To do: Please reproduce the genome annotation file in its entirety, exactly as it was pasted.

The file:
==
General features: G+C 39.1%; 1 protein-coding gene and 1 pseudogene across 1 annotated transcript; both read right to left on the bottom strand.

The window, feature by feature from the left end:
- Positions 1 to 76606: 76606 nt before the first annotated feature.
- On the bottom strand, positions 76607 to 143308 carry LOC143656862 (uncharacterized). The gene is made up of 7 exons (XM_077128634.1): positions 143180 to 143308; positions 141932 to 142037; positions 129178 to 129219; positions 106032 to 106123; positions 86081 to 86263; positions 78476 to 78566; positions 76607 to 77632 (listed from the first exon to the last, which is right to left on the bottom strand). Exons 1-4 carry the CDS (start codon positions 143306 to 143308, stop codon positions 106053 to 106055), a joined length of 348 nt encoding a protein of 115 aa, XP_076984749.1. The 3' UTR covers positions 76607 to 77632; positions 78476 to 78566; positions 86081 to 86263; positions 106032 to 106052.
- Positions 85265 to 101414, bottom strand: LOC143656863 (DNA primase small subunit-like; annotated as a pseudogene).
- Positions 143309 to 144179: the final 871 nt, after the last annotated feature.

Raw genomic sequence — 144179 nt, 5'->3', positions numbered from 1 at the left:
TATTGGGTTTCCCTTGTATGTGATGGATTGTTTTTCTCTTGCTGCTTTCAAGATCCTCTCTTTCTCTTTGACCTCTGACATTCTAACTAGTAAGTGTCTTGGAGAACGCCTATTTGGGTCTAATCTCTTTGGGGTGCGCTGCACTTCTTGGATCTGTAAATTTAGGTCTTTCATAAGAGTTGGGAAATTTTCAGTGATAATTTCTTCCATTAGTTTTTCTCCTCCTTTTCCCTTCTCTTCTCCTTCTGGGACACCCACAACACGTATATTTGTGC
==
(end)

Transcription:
General features: G+C 39.1%; 1 protein-coding gene and 1 pseudogene across 1 annotated transcript; both read right to left on the bottom strand.

The window, feature by feature from the left end:
- Positions 1 to 76606: 76606 nt before the first annotated feature.
- On the bottom strand, positions 76607 to 143308 carry LOC143656862 (uncharacterized). The gene is made up of 7 exons (XM_077128634.1): positions 143180 to 143308; positions 141932 to 142037; positions 129178 to 129219; positions 106032 to 106123; positions 86081 to 86263; positions 78476 to 78566; positions 76607 to 77632 (listed from the first exon to the last, which is right to left on the bottom strand). Exons 1-4 carry the CDS (start codon positions 143306 to 143308, stop codon positions 106053 to 106055), a joined length of 348 nt encoding a protein of 115 aa, XP_076984749.1. The 3' UTR covers positions 76607 to 77632; positions 78476 to 78566; positions 86081 to 86263; positions 106032 to 106052.
- Positions 85265 to 101414, bottom strand: LOC143656863 (DNA primase small subunit-like; annotated as a pseudogene).
- Positions 143309 to 144179: the final 871 nt, after the last annotated feature.

Raw genomic sequence — 144179 nt, 5'->3', positions numbered from 1 at the left:
TATTGGGTTTCCCTTGTATGTGATGGATTGTTTTTCTCTTGCTGCTTTCAAGATCCTCTCTTTCTCTTTGACCTCTGACATTCTAACTAGTAAGTGTCTTGGAGAACGCCTATTTGGGTCTAATCTCTTTGGGGTGCGCTGCACTTCTTGGATCTGTAAATTTAGGTCTTTCATAAGAGTTGGGAAATTTTCAGTGATAATTTCTTCCATTAGTTTTTCTCCTCCTTTTCCCTTCTCTTCTCCTTCTGGGACACCCACAACACGTATATTTGTGC